How to test cars for real-world emissions figures

24 Sep, 2015 12:15pm Joe Finnerty

We meet academics at the world’s most advanced car efficiency research lab in Bath – they want to help increase real-world mpg

Car manufacturers face tougher emissions regulations than ever before. By 2021, all new models must achieve 95g/km of CO2, and the existing New European Driving Cycle (NEDC) is set to be replaced to prevent manufacturers using laboratory loopholes in the tests.

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The new test cycle – the World Harmonized Light Vehicles Test Procedure (WLTP) – is scheduled to come into force in 2017, making testing conditions more ‘real-world’ than ever. Unachievable economy has long been a concern for car buyers, and it’s hoped the new measures will change that. The aim is they’ll give consumers more confidence they can hit quoted mpg targets on the road, and be able to use the figures to better influence their buying decisions.

But such stringent measures need research and investment – especially with only a handful of years remaining until targets must be met. While huge strides have already been made in cutting CO2 emissions levels, the lower numbers fall the harder manufacturers have to battle for the ever-diminishing returns. It’s an industry-wide struggle, and car makers are being assisted by some of the brightest minds in the business.

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To find out more, Auto Express was invited behind the scenes at a new £2.6million Centre for Low Emission Vehicle Research (CLEVeR) at Bath University, where the very latest tech is helping cut emissions. CLEVeR is the latest expansion to the university’s highly rated Powertrain and Vehicle Research Centre (PVRC).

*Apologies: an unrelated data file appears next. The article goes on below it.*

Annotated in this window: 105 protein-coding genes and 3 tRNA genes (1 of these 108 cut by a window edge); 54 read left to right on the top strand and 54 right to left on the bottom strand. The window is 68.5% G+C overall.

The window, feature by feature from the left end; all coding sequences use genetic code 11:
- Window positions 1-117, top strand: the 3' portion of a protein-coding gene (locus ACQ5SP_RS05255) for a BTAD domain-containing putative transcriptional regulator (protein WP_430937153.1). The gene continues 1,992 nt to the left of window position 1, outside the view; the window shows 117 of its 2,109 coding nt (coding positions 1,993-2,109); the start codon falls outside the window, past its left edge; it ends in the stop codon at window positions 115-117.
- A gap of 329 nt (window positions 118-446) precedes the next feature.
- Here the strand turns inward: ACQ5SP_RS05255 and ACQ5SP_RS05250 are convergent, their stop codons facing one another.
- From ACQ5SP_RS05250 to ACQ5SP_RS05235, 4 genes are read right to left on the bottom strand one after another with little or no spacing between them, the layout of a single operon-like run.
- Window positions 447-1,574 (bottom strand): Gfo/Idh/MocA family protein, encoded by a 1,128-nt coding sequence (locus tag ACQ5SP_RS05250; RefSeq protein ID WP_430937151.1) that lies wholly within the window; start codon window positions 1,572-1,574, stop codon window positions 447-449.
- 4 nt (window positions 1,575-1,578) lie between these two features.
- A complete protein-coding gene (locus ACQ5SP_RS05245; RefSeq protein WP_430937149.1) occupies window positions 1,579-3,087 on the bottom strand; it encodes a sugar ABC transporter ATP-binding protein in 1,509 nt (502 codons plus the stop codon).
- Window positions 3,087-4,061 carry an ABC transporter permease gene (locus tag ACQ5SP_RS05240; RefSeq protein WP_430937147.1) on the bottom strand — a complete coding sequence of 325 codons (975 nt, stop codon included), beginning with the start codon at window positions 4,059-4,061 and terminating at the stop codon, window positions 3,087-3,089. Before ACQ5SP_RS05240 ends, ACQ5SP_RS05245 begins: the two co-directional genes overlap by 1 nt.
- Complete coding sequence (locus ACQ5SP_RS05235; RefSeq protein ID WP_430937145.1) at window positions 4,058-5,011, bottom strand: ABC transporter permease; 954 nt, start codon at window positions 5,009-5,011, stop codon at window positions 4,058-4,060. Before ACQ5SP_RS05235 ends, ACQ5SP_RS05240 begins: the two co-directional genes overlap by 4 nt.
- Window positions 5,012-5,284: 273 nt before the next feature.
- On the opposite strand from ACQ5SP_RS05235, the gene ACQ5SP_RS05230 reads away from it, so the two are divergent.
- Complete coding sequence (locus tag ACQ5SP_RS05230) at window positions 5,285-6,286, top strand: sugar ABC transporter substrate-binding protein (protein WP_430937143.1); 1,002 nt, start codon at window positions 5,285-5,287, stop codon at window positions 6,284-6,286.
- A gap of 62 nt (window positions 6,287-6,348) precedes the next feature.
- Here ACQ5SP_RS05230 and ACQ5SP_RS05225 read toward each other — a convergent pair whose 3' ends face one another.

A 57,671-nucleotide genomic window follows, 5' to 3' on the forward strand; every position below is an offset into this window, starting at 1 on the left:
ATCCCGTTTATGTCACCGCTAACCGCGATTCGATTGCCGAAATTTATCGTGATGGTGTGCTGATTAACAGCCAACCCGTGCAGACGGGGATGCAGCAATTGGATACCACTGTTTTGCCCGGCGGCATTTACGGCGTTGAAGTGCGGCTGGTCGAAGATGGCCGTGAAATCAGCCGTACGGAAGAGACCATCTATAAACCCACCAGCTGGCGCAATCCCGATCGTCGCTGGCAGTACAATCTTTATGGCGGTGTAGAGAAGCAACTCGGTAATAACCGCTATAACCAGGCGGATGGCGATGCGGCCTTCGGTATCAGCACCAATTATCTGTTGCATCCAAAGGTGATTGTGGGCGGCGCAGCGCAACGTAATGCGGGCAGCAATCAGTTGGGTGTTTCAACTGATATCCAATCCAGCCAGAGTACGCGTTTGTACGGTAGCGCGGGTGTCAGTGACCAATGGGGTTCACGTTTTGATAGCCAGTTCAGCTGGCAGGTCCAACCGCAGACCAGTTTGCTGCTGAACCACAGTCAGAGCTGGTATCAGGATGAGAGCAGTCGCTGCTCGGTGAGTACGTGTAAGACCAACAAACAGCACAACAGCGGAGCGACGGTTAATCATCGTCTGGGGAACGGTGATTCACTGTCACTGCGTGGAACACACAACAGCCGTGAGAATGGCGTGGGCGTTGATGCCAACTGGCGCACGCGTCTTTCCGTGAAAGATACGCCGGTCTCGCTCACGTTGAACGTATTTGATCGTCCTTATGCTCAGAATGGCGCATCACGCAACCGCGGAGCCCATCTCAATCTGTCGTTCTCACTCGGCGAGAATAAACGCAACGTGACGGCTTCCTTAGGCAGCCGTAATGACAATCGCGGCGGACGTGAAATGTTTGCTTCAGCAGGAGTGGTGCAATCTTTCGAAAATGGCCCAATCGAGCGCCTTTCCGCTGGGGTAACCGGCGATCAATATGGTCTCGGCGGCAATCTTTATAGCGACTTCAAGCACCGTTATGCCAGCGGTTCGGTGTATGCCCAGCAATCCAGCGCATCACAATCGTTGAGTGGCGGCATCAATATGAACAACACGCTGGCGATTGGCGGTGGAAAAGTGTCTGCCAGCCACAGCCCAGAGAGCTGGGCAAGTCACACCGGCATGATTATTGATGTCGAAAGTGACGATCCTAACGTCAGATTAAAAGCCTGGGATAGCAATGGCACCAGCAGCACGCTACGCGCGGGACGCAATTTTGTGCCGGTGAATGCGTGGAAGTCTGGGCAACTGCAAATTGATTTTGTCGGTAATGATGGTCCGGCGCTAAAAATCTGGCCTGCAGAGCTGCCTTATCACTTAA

Deputy director Professor Chris Brace was on hand to give Auto Express a guided tour of what his team has achieved so far, and what the future holds. The facility is one of the most unique set-ups in the industry, providing researchers with the ability to repeat real-world driving situations while collecting all the necessary data with increasing accuracy.

The centrepiece – and biggest source of investment – is the rolling road (or dynamometer), which has four 48-foot-circumference rollers for the car to sit on and can be adjusted for different wheelbases.

While we were there, a Land Rover Discovery Sport was in action, and a VW Sharan was ready to go next door. Heat exchangers and cooling fans help to create real-world temperatures anywhere between 10 and 50 degrees Celsius. Prof Brace said: “If you take all the features here, it makes it unique in the university sector, in Europe and probably among car manufacturers as well. There are a lot of things we can do here that you can’t do anywhere else.”

It’s a pricey business, though. A set of £30,000 metal wheel adapters is fitted to each car so the variables and unpredictability associated with tyres can be eliminated from results. By closing the loop on the data to exclude tyre inflation and road resistance, you understand much more closely what the engine and emissions are doing.

This constant pursuit of accuracy and precision leads us on to the most impressive and hi-tech element of CLEVeR: the driving robot. If you want to generate real-world results, a precise driver – no matter how well trained – just won’t cut it. So, CLEVeR has shelled out around £200,000 for the self-learning robot.